Packed with 85 old games from the Atari canon and available at a budget price, Atari Anthology is a great way to relive some of the high points of classic gaming. However, the less-than-perfect emulation tarnishes what would otherwise have been an incredible trip down memory lane.
$19.99 for 85 games is a pretty great deal, even if some of the re-creations aren't perfect.
Of the 85 games available in the package, the bulk of them were previously released on the Atari 2600. Among many, many others, you'll find classics like Combat, Missile Command, Asteroids, Adventure, and Yar's Revenge. Nearly every genre of the day is well represented--there are plenty of action, sports, driving, and puzzle games to choose from here. In all, the selection of Atari-produced games is fairly comprehensive, with the more familiar games being the clear standouts. In addition, the emulation of these games is spot-on, with all the trademark low-fi sounds, simple graphics, and flicker that gave these games their distinct feel. Thanks to the accurate representation of the original hardware, the gameplay that so many gamers grew up with is perfectly intact as well.
While the large number of Atari 2600 games is a great feature of this package, the real draws are the 18 arcade classics that make up the remainder of the available games. Ranging from Pong, Super Breakout, Centipede, Millipede, Crystal Castles, Warlords, and Missile Command to a host of vector-graphics games such as Tempest, Battlezone, Major Havoc, Red Baron, and others, these games are arguably the ones that are most worthy of your playing time. Unfortunately, these games are also the most unevenly re-created, with sound that is spotty and unfaithful and graphics that are frequently out of proportion. For the most part, the traditional raster-display games, such as Centipede, are reproduced the most accurately, with graphics and sounds that are very close to those of the originals.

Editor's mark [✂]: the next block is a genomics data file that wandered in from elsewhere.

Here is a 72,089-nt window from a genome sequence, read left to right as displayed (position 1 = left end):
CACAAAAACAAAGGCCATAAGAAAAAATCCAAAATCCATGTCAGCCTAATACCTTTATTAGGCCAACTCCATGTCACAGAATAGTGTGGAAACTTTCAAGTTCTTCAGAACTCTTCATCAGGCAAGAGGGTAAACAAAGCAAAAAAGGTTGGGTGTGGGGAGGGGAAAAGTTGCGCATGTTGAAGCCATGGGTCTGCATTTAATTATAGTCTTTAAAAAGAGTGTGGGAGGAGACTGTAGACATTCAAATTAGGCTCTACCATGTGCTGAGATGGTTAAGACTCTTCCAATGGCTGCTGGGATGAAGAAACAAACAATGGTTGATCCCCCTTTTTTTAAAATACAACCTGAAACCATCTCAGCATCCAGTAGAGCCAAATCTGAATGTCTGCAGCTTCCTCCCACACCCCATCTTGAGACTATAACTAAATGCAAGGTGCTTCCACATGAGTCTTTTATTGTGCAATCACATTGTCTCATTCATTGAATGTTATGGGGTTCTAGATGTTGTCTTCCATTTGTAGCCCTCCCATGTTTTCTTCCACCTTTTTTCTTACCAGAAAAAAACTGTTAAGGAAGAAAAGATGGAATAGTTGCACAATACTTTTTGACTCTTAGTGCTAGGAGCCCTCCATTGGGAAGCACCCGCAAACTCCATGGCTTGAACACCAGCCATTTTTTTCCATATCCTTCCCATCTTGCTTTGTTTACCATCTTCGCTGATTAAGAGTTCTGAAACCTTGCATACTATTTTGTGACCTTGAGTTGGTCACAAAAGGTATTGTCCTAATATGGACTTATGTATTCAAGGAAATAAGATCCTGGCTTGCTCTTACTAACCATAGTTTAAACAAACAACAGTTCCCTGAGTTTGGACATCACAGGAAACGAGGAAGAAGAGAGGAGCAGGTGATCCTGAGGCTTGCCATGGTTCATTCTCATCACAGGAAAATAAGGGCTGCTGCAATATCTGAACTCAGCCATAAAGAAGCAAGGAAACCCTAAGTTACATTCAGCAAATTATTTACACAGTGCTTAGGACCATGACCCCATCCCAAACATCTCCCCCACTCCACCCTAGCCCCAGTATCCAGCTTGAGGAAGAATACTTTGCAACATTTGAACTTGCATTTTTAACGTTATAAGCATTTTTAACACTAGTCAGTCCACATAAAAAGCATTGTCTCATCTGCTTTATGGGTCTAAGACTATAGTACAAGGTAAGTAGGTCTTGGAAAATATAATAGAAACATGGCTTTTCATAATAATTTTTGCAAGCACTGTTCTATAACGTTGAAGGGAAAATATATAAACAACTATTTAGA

The vector games, on the other hand, seem to have the most trouble staying true to their arcade originals. Since these games originally used special monitors that produced graphics with rays of light rather than pixels, the versions of these games in Atari Anthology are more of a simulation than anything else. While Tempest, Battlezone, and Red Baron resemble what you might see in an arcade, Gravitar produces graphics so small that they are nearly impossible to see, regardless of what viewing mode you select. Across the board, the vector games also have the most inaccurate sound, at times sounding nothing like the real thing. If you grew up playing these games in arcades, you'll be pretty disappointed by these re-creations.
While Atari Anthology is a new console title, this package is essentially a spruced-up version of a compilation released for the PC in 2003 called Atari: 80 Classic Games in One. Thankfully, much more effort has been put into making this collection of games better. This time around, the controls are well implemented and the games are more playable overall. Atari Anthology does feature an incredible number of games for a budget price, but it's hampered by the various inaccuracies and quirks found in the translations of many of the better games. As such, this is a decent product, overall, but if you're looking to relive your gaming days of old and demand nothing less than perfection, you'd be better off finding another way to do so.